Pope Francis on War and Peace in Ukraine (2 Oct 22)



Saint Peter’s Square
Sunday, 2 October 2022

Dear brothers and sisters, buongiorno!

The course of the war in Ukraine has become so serious, devastating and threatening, as to cause great concern. Therefore, today I would like to devote the entire reflection before the Angelus to this. Indeed, this terrible and inconceivable wound to humanity, instead of healing, continues to shed even more blood, risking to spread further.

I am saddened by the rivers of blood and tears spilled in these months. I am saddened by the thousands of victims, especially children, and the destruction which has left many people and families homeless and threaten vast territories with cold and hunger. Certain actions can never be justified, never! It is disturbing that the world is learning the geography of Ukraine through names such as Bucha, Irpin, Mariupol, Izium, Zaparizhzhia and other areas, which have become places of indescribable suffering and fear. And what about the fact that humanity is once again faced with the atomic threat? It is absurd.

What is to happen next? How much blood must still flow for us to realize that war is never a solution, only destruction? In the name of God and in the name of the sense of humanity that dwells in every heart, I renew my call for an immediate ceasefire. Let there be a halt to arms, and let us seek the conditions for negotiations that will lead to solutions that are not imposed by force, but consensual, just and stable. And they will be so if they are based on respect for the sacrosanct value of human life, as well as the sovereignty and territorial integrity of each country, and the rights of minorities and legitimate concerns.

I deeply deplore the grave situation that has arisen in recent days, with further actions contrary to the principles of international law. It increases the risk of nuclear escalation, giving rise to fears of uncontrollable and catastrophic consequences worldwide.

My appeal is addressed first and foremost to the President of the Russian Federation, imploring him to stop this spiral of violence and death, also for the sake of his own people. On the other hand, saddened by the immense suffering of the Ukrainian people as a result of the aggression they have suffered, I address an equally confident appeal to the President of Ukraine to be open to serious proposals for peace. I urge all the protagonists of international life and the political leaders of nations to do everything possible to bring an end to the war, without allowing themselves to be drawn into dangerous escalations, and to promote and support initiatives for dialogue. Please let the younger generations breathe the salutary air of peace, not the polluted air of war, which is madness!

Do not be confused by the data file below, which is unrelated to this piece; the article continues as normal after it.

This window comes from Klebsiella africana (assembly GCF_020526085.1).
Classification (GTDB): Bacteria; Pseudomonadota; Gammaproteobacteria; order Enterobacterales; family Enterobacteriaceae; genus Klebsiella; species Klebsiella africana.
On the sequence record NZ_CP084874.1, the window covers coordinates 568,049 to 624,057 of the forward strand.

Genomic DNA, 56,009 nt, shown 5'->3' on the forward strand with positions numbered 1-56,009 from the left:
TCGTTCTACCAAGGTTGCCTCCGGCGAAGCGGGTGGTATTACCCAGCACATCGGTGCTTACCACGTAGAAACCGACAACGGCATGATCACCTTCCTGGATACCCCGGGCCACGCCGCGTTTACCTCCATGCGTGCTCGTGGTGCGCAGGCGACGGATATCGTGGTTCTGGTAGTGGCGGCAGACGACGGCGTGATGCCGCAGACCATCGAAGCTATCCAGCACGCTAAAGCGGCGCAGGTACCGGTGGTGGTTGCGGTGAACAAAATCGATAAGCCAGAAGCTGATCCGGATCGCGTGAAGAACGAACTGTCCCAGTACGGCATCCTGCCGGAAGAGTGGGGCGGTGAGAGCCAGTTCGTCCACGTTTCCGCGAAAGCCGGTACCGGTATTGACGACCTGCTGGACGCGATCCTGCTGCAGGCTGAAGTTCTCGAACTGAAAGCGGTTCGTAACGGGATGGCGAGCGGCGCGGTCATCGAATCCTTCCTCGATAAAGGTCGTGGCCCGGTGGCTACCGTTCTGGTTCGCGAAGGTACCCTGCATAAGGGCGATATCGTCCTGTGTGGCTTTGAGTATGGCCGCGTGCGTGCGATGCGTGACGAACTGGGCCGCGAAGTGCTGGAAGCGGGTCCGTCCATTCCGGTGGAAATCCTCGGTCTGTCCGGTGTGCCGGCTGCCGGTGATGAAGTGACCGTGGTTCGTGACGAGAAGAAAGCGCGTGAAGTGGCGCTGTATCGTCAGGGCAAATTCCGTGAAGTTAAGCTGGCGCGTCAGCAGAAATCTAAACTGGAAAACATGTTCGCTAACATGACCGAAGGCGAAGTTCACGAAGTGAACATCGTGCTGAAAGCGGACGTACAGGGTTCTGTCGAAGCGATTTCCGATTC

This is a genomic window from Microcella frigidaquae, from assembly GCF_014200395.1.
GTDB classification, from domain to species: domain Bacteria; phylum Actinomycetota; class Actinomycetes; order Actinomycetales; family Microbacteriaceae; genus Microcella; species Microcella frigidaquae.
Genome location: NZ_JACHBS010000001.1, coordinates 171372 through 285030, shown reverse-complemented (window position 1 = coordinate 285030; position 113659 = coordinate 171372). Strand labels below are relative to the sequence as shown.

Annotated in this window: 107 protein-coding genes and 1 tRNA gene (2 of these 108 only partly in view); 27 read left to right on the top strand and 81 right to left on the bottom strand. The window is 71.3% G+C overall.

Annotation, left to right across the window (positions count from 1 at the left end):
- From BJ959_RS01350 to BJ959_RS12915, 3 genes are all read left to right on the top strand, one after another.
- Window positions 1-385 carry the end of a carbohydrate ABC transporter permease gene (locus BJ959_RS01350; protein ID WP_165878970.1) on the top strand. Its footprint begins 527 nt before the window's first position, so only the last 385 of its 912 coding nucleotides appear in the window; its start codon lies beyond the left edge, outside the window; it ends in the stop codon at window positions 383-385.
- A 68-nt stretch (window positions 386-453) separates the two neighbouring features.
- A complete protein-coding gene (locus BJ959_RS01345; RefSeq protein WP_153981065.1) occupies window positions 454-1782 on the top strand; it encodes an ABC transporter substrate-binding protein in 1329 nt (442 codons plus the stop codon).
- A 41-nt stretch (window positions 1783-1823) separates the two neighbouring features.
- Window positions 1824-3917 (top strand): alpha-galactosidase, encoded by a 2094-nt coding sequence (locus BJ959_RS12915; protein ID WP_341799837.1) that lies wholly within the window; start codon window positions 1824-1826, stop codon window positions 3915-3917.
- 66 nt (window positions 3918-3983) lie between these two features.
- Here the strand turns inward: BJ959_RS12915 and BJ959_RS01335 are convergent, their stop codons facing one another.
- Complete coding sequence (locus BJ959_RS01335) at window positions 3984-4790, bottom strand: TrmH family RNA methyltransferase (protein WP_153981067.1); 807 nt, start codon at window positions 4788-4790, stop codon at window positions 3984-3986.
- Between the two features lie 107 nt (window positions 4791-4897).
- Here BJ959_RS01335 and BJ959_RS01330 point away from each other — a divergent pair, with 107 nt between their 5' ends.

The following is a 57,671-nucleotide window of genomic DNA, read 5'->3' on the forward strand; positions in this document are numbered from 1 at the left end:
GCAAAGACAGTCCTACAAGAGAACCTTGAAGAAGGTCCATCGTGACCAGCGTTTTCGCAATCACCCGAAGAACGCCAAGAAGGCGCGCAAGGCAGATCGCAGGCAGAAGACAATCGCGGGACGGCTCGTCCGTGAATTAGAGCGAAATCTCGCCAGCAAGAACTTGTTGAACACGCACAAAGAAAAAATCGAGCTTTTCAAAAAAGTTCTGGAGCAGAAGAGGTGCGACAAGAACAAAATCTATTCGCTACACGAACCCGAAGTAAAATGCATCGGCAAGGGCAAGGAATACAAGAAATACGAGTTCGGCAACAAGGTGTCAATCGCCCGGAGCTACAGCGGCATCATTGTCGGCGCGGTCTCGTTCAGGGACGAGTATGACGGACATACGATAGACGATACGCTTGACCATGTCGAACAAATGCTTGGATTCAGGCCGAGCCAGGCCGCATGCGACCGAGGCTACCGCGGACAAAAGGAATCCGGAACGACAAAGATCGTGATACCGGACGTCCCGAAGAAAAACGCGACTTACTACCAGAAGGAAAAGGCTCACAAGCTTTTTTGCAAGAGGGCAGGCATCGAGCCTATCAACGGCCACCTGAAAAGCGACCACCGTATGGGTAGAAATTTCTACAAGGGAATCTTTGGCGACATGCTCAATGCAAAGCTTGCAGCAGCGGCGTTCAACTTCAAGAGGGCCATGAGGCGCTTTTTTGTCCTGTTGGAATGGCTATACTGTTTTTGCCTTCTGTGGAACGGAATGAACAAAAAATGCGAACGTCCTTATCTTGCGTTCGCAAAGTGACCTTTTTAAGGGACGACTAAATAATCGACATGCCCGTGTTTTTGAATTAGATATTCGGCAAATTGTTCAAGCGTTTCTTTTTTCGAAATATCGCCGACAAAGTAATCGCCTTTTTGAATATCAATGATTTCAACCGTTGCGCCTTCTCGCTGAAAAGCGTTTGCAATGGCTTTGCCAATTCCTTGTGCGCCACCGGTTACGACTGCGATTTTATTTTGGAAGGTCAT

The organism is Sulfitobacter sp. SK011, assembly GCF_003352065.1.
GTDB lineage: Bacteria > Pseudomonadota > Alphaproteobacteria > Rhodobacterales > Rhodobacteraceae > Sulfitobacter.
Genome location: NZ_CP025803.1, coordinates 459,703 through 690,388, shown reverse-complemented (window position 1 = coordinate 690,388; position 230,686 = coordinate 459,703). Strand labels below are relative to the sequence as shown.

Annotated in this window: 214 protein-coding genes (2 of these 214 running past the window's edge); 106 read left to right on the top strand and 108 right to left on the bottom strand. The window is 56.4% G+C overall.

After seven months of hostilities, let us use all diplomatic means, even those that may not have been used so far, to bring an end to this terrible tragedy. War in itself is an error and a horror!

Let us trust in the mercy of God, who can change hearts, and in the maternal intercession of the Queen of Peace, as we raise our Supplication to Our Lady of the Rosary of Pompei, spiritually united with the faithful gathered at her Shrine and in so many parts of the world.

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2 Responses to Pope Francis on War and Peace in Ukraine (2 Oct 22)

  1. Vít Lacman says:

    Dear. Mr Conte
    The comment section under Your latest Q&A is already closed, but may I still belatedly ask You some questions.

    Denying faith in Christ or catholic faith would be a mortal sin. I understand that concealing the faith before people would probably also be a sin. But would it be a (mortal) sin for someone to conceal the fact that he is a catholic or christian even when there is a firm intend to tell the truth later?
    Would it be for example for a young boy living in a protestant or muslim household but who secretly believes in catholicism to conceal his faith before his parents (not denying that he is a catholic, just not telling them) a mortal sin, even when there is a firm intend to inform them some day in the future, when for example he would be living on his own.

    And second question: Let’s say the boy in question is deeply afraid to tell his parents. Fear or anxiety may prevent an act to be an actual mortal sin. But how strong this fear has to be to make a decision with less than full consent.

    I have no further questions.
    Thank You for Your answers and God bless You.

    • Ron Conte says:

      Concealing one’s faith is not necessarily a sin. Silence is not a sin. Christ was silent before Herod. One can secretly believe in Catholicism in a variety of difficult situations, without sin. This is not the same as denying one’s faith. The boy need not tell his parents.

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